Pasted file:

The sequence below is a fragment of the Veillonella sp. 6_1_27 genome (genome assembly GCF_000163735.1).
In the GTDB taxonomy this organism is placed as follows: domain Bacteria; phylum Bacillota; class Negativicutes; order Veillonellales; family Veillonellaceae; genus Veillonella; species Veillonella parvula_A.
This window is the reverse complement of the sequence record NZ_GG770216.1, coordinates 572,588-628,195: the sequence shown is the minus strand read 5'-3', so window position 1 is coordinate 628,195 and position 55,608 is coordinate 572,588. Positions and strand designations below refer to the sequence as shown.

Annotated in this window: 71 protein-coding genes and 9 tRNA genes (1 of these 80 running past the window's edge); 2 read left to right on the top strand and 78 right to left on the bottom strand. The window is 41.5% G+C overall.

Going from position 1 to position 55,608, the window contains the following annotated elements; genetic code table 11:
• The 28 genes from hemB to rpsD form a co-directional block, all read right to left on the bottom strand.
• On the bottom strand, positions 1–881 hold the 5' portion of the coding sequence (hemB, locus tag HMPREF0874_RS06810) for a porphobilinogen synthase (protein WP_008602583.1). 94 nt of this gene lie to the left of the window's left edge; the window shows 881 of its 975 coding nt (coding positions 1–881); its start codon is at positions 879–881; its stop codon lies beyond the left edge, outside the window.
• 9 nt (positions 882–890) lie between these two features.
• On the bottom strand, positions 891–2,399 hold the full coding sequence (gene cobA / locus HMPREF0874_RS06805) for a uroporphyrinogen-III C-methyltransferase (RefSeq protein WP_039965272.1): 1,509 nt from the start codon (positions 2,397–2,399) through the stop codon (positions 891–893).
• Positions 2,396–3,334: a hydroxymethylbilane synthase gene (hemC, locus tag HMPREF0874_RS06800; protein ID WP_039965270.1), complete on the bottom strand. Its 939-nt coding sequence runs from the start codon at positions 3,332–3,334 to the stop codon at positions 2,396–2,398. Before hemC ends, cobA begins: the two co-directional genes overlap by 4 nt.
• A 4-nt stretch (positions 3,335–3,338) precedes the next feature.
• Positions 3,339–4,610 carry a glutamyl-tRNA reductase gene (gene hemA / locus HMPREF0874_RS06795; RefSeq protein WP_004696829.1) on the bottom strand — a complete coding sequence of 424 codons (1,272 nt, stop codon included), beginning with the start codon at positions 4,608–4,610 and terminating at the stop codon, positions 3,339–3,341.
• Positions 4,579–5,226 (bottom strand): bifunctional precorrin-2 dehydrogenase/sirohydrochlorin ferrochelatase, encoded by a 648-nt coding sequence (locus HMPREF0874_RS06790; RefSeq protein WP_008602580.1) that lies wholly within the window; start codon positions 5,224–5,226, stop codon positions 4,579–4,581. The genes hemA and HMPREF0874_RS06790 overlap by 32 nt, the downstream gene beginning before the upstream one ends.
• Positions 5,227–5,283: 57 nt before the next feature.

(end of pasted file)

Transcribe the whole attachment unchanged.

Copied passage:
The sequence below is a fragment of the Veillonella sp. 6_1_27 genome (genome assembly GCF_000163735.1).
In the GTDB taxonomy this organism is placed as follows: domain Bacteria; phylum Bacillota; class Negativicutes; order Veillonellales; family Veillonellaceae; genus Veillonella; species Veillonella parvula_A.
This window is the reverse complement of the sequence record NZ_GG770216.1, coordinates 572,588-628,195: the sequence shown is the minus strand read 5'-3', so window position 1 is coordinate 628,195 and position 55,608 is coordinate 572,588. Positions and strand designations below refer to the sequence as shown.

Annotated in this window: 71 protein-coding genes and 9 tRNA genes (1 of these 80 running past the window's edge); 2 read left to right on the top strand and 78 right to left on the bottom strand. The window is 41.5% G+C overall.

Going from position 1 to position 55,608, the window contains the following annotated elements; genetic code table 11:
• The 28 genes from hemB to rpsD form a co-directional block, all read right to left on the bottom strand.
• On the bottom strand, positions 1–881 hold the 5' portion of the coding sequence (hemB, locus tag HMPREF0874_RS06810) for a porphobilinogen synthase (protein WP_008602583.1). 94 nt of this gene lie to the left of the window's left edge; the window shows 881 of its 975 coding nt (coding positions 1–881); its start codon is at positions 879–881; its stop codon lies beyond the left edge, outside the window.
• 9 nt (positions 882–890) lie between these two features.
• On the bottom strand, positions 891–2,399 hold the full coding sequence (gene cobA / locus HMPREF0874_RS06805) for a uroporphyrinogen-III C-methyltransferase (RefSeq protein WP_039965272.1): 1,509 nt from the start codon (positions 2,397–2,399) through the stop codon (positions 891–893).
• Positions 2,396–3,334: a hydroxymethylbilane synthase gene (hemC, locus tag HMPREF0874_RS06800; protein ID WP_039965270.1), complete on the bottom strand. Its 939-nt coding sequence runs from the start codon at positions 3,332–3,334 to the stop codon at positions 2,396–2,398. Before hemC ends, cobA begins: the two co-directional genes overlap by 4 nt.
• A 4-nt stretch (positions 3,335–3,338) precedes the next feature.
• Positions 3,339–4,610 carry a glutamyl-tRNA reductase gene (gene hemA / locus HMPREF0874_RS06795; RefSeq protein WP_004696829.1) on the bottom strand — a complete coding sequence of 424 codons (1,272 nt, stop codon included), beginning with the start codon at positions 4,608–4,610 and terminating at the stop codon, positions 3,339–3,341.
• Positions 4,579–5,226 (bottom strand): bifunctional precorrin-2 dehydrogenase/sirohydrochlorin ferrochelatase, encoded by a 648-nt coding sequence (locus HMPREF0874_RS06790; RefSeq protein WP_008602580.1) that lies wholly within the window; start codon positions 5,224–5,226, stop codon positions 4,579–4,581. The genes hemA and HMPREF0874_RS06790 overlap by 32 nt, the downstream gene beginning before the upstream one ends.
• Positions 5,227–5,283: 57 nt before the next feature.